Automate & Extend with Apps Script (Google Cloud for Student Developers)

Posted by Wesley Chun (@wescpy), Developer Advocate, Google Cloud

In the previous episode of our new Google Cloud for Student Developers video series, we introduced G Suite REST APIs, showing how to enhance your applications by integrating with Gmail, Drive, Calendar, Docs, Sheets, and Slides. However, not all developers prefer the lower-level style of programming requiring the use of HTTP, OAuth2, and processing the request-response cycle of API usage. Building apps that access Google technologies is open to everyone at any level, not just advanced software engineers.

Enhancing career readiness of non-engineering majors helps make our services more inclusive and helps democratize API functionality to a broader audience. For the budding data scientist, business analyst, DevOps staff, or other technical professionals who don’t code every day as part of their profession, Google Apps Script was made just for you. Rather than thinking about development stacks, HTTP, or authorization, you access Google APIs with objects.

This video blends a standard “Hello World” example with various use cases where Apps Script shines, including cases of automation, add-ons that extend the functionality of G Suite editors like Docs, Sheets, and Slides, accessing other Google or online services, and custom functions for Google Sheets—the ability to add new spreadsheet functions.

One featured example demonstrates the power to reach multiple Google technologies in an expressive way: lots of work, not much code. What may surprise readers is that this entire app, written by a colleague years ago, is comprised of just 4 lines of code:

function sendMap() {
var sheet = SpreadsheetApp.getActiveSheet();
var address = sheet.getRange('A1').getValue();
var map = Maps.newStaticMap().addMarker(address);
GmailApp.sendEmail('[email protected]',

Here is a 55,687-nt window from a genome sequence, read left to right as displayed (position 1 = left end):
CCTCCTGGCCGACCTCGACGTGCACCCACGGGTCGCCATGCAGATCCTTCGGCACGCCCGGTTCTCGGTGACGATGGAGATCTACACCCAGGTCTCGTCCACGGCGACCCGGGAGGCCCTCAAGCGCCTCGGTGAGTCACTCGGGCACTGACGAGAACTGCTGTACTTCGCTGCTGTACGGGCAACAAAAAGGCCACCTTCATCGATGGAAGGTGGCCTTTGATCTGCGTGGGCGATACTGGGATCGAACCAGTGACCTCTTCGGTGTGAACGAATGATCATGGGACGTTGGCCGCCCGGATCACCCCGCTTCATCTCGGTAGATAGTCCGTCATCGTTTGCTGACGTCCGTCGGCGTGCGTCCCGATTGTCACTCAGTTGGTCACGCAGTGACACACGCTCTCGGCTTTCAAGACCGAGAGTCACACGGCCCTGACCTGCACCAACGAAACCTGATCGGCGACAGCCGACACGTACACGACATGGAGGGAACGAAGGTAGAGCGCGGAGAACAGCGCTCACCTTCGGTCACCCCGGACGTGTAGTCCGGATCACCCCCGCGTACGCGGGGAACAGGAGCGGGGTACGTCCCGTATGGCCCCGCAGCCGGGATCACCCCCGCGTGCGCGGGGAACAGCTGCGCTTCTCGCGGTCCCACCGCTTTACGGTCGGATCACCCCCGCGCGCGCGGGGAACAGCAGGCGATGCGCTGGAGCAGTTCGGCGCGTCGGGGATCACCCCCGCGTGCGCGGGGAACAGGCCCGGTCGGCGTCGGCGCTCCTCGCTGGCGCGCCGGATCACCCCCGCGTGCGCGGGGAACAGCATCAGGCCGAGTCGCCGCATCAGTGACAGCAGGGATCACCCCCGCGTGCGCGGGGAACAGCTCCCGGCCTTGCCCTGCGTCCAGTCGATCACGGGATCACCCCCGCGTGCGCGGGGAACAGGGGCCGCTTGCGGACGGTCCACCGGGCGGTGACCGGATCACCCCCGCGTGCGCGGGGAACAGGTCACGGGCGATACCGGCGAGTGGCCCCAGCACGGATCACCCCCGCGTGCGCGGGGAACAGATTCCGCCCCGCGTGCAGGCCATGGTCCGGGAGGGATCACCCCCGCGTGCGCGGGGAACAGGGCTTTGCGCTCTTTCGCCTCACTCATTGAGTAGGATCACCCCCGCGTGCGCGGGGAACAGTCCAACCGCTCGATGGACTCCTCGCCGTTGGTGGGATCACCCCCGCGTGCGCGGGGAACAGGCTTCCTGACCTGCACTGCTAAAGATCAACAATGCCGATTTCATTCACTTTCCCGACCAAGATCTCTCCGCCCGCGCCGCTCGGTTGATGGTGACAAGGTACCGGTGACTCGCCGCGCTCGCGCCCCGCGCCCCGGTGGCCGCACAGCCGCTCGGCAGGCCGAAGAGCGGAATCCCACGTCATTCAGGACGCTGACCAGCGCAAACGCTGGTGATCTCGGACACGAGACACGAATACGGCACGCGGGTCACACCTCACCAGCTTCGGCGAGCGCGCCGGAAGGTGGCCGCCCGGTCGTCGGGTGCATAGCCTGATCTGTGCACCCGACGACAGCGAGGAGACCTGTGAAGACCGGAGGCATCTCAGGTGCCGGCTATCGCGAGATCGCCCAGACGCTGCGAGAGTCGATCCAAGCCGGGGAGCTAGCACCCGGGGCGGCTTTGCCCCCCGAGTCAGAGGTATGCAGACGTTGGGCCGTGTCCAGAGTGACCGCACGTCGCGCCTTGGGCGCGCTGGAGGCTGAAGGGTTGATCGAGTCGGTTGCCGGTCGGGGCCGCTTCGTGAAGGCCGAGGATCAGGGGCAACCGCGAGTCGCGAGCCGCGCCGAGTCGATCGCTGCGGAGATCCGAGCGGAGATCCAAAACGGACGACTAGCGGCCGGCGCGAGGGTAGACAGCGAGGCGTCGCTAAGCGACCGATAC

'Map', 'See below.', {attachments:[map]});
}

Apps Script shields its users from the complexities of authorization and “API service endpoints.” Developers only need an object to interface with a service; in this case, SpreadsheetApp to access Google Sheets, and similarly, Maps for Google Maps plus GmailApp for Gmail. Viewers can build this sample line-by-line with its corresponding codelab (a self-paced, hands-on tutorial). This example helps student (and professional) developers…

  1. Build something useful that can be extended into much more
  2. Learn how to accomplish several tasks without a lot of code
  3. Imagine what else is possible with G Suite developer tools

For further exploration, check out this video as well as this one which introduces Apps Script and presents the same code sample with more details. (Note the second video emails the map’s link, but the app has been updated to attach it instead; the code has been updated everywhere else.) You may also access the code at its open source repository. If that’s not enough, learn about other ways you can use Apps Script from its video library. Finally, stay tuned for the next pair of episodes which will cover full sample apps, one with G Suite REST APIs, and another with Apps Script.

We look forward to seeing what you build with Google Cloud.

Google Cloud for Student Developers: Accessing G Suite REST APIs

Posted by Wesley Chun (@wescpy), Developer Advocate, Google Cloud

Recently, we introduced the “Google Cloud for Student Developers” video series to encourage students majoring in STEM fields to gain development experience using industry APIs (application programming interfaces) for career readiness. That first episode provided an overview of the G Suite developer landscape while this episode dives deeper, introducing G Suite’s HTTP-based RESTful APIs, starting with Google Drive.

The first code sample has a corresponding codelab (a self-paced, hands-on tutorial) where you can build a simple Python script that displays the first 100 files or folders in your Google Drive. The codelab helps student (and professional) developers…